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Music teacher who sexually abused four-year-old piano student sent to prison

Calgary Herald logo Calgary Herald 2020-09-04 Kevin Martin
a building with a store on the sidewalk: Exterior pics of the Calgary Courts Centre in Calgary on Monday, August 10, 2020. © Darren Makowichuk/Postmedia Exterior pics of the Calgary Courts Centre in Calgary on Monday, August 10, 2020.

A Calgary music teacher who showed pornography to a four-year-old piano student in an attempt to have her touch him sexually has been handed a 4 1/2-year prison term.

In handing Darrin Hogue a federal penitentiary sentence, Justice David Labrenz said Thursday that courts are handing out increasingly tougher sentences to child sex abusers.

The Calgary Court of Queen’s Bench judge agreed with Crown prosecutor Aurelie Beland there were a number of aggravating factors warranting a severe sentence.

Beland had sought a total sentence for Hogue of five years on charges of inviting a minor to sexually touch him, and making and accessing child pornography.

Defence lawyer Jeinis Patel had suggested a punishment in the two- to three-year range.

Among the aggravating factors was the presumed psychological harm Hogue caused his young victim and the girl’s parents.

The former teacher at Harmony Music School was giving the girl private piano lessons in her home when he abused her on Feb. 18, 2018.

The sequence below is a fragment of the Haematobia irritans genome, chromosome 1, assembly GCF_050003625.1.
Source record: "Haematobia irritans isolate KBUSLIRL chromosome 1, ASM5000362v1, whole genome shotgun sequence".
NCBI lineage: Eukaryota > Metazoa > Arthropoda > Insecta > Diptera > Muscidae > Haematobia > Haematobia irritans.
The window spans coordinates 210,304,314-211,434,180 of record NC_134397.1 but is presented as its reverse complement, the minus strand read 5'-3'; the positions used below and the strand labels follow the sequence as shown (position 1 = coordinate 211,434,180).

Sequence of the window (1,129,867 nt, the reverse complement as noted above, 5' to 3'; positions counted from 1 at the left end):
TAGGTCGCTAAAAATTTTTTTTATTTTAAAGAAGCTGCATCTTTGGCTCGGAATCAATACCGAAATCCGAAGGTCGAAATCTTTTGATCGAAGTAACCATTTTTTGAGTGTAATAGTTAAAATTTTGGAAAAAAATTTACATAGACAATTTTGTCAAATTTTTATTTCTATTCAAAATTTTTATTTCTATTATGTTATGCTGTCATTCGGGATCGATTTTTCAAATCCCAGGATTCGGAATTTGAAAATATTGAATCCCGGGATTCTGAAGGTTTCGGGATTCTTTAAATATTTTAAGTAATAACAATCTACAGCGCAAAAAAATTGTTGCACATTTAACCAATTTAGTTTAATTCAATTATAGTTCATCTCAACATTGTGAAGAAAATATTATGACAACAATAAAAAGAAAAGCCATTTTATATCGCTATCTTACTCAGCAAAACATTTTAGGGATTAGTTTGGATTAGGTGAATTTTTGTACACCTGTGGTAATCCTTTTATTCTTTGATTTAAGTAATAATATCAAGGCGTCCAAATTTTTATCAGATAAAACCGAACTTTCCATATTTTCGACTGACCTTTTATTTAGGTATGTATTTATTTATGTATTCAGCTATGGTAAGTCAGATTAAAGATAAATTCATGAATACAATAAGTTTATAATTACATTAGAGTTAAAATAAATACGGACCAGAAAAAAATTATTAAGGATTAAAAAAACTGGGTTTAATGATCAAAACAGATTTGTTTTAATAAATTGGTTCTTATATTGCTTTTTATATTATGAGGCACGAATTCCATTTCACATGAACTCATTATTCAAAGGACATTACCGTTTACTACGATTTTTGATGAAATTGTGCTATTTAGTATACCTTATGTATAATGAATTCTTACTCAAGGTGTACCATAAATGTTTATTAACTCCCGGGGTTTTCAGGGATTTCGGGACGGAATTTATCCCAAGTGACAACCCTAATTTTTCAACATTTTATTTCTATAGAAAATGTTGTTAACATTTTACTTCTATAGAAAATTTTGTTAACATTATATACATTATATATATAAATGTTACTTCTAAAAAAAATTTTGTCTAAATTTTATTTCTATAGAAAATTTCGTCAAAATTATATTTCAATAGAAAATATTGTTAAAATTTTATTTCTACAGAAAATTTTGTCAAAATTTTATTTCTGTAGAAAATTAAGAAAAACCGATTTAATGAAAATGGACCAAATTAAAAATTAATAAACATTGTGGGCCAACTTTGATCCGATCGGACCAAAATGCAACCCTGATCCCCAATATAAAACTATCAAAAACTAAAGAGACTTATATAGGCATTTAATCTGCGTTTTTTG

On that day, while in her basement, Hogue, 35, showed the girl pornography on his phone and then convinced her to strip naked while he video recorded her.

He also asked the girl to touch him sexually.

When police seized Hogue’s phone they discovered more than 1,300 images and videos depicting child pornography that had been downloaded in a nearly four-year period.

Because the victim could not indicate the ages of the “boys” and “girls” Hogue showed her engaged in sexual activity, it wasn’t known whether she was shown children having sex.

Labrenz said the fact there was no actual physical contact did not mitigate Hogue’s crime in any significant way.

“The offence itself does not require . . . that some physical touching occur,” he said.

The judge said suggesting the lack of contact was less harmful would be akin to arguing sexual touching was not as traumatic to a child as forced intercourse.

“It is a myth that the mere sexual touching of children is less harmful,” Labrenz said.

“Sentencing judges err when they put too great an emphasis on the nature of the physical contact.”

He noted the effect Hogue’s crimes had on the parents of the girl, who trusted him as an educator for their child.

“As expected, the statements (from the parents) were difficult to listen to,” he said.

“The parents feel inadequate and ashamed. They wonder what they did wrong, when the question should be (about) what (Hogue) did wrong.”

Labrenz said while he couldn’t find that the teacher planned the sexual encounter in advance — as suggested by Beland, who noted Hogue downloaded 87 child pornography videos just hours before — there was an element of grooming to the crime.

He also disagreed with Patel that his client acted spontaneously, finding Hogue’s behaviour was calculated.

Twitter: @KMartinCourts


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